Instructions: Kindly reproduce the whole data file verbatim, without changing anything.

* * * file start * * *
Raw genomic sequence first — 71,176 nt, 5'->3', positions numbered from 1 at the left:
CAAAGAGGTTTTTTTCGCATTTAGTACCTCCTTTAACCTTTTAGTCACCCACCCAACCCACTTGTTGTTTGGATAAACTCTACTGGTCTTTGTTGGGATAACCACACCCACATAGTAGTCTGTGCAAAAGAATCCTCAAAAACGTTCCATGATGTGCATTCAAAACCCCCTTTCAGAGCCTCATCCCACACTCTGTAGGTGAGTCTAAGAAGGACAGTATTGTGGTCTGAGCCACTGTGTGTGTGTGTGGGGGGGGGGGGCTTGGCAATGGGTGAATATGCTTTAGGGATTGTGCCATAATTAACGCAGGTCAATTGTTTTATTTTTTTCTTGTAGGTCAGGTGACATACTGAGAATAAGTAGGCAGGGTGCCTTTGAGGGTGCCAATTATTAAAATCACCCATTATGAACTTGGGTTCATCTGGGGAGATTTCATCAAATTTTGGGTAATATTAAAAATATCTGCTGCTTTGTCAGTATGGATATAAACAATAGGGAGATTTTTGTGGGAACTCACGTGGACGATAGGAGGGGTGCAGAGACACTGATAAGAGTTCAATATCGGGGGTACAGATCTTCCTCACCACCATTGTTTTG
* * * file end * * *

Raw genomic sequence first — 71,176 nt, 5'->3', positions numbered from 1 at the left:
CAAAGAGGTTTTTTTCGCATTTAGTACCTCCTTTAACCTTTTAGTCACCCACCCAACCCACTTGTTGTTTGGATAAACTCTACTGGTCTTTGTTGGGATAACCACACCCACATAGTAGTCTGTGCAAAAGAATCCTCAAAAACGTTCCATGATGTGCATTCAAAACCCCCTTTCAGAGCCTCATCCCACACTCTGTAGGTGAGTCTAAGAAGGACAGTATTGTGGTCTGAGCCACTGTGTGTGTGTGTGGGGGGGGGGGGCTTGGCAATGGGTGAATATGCTTTAGGGATTGTGCCATAATTAACGCAGGTCAATTGTTTTATTTTTTTCTTGTAGGTCAGGTGACATACTGAGAATAAGTAGGCAGGGTGCCTTTGAGGGTGCCAATTATTAAAATCACCCATTATGAACTTGGGTTCATCTGGGGAGATTTCATCAAATTTTGGGTAATATTAAAAATATCTGCTGCTTTGTCAGTATGGATATAAACAATAGGGAGATTTTTGTGGGAACTCACGTGGACGATAGGAGGGGTGCAGAGACACTGATAAGAGTTCAATATCGGGGGTACAGATCTTCCTCACCACCATTGTTTTG